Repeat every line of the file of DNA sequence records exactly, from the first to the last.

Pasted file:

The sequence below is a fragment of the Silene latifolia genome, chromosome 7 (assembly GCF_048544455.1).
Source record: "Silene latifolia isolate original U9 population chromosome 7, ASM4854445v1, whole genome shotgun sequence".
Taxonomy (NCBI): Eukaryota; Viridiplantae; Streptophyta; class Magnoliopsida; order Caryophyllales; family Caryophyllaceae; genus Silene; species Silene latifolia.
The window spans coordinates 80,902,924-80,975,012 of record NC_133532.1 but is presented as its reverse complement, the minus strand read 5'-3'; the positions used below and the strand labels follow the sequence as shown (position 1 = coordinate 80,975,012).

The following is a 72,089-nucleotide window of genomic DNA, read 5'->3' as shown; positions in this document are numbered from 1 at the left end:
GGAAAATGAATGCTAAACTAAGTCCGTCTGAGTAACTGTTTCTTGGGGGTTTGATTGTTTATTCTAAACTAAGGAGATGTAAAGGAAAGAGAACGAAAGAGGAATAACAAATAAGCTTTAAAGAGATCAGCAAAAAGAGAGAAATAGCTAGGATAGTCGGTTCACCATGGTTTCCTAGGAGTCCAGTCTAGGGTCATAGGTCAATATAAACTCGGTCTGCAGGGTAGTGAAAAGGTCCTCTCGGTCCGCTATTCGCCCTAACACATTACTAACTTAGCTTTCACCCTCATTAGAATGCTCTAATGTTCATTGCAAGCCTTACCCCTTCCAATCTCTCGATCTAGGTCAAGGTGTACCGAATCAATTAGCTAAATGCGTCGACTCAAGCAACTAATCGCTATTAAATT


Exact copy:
The sequence below is a fragment of the Silene latifolia genome, chromosome 7 (assembly GCF_048544455.1).
Source record: "Silene latifolia isolate original U9 population chromosome 7, ASM4854445v1, whole genome shotgun sequence".
Taxonomy (NCBI): Eukaryota; Viridiplantae; Streptophyta; class Magnoliopsida; order Caryophyllales; family Caryophyllaceae; genus Silene; species Silene latifolia.
The window spans coordinates 80,902,924-80,975,012 of record NC_133532.1 but is presented as its reverse complement, the minus strand read 5'-3'; the positions used below and the strand labels follow the sequence as shown (position 1 = coordinate 80,975,012).

The following is a 72,089-nucleotide window of genomic DNA, read 5'->3' as shown; positions in this document are numbered from 1 at the left end:
GGAAAATGAATGCTAAACTAAGTCCGTCTGAGTAACTGTTTCTTGGGGGTTTGATTGTTTATTCTAAACTAAGGAGATGTAAAGGAAAGAGAACGAAAGAGGAATAACAAATAAGCTTTAAAGAGATCAGCAAAAAGAGAGAAATAGCTAGGATAGTCGGTTCACCATGGTTTCCTAGGAGTCCAGTCTAGGGTCATAGGTCAATATAAACTCGGTCTGCAGGGTAGTGAAAAGGTCCTCTCGGTCCGCTATTCGCCCTAACACATTACTAACTTAGCTTTCACCCTCATTAGAATGCTCTAATGTTCATTGCAAGCCTTACCCCTTCCAATCTCTCGATCTAGGTCAAGGTGTACCGAATCAATTAGCTAAATGCGTCGACTCAAGCAACTAATCGCTATTAAATT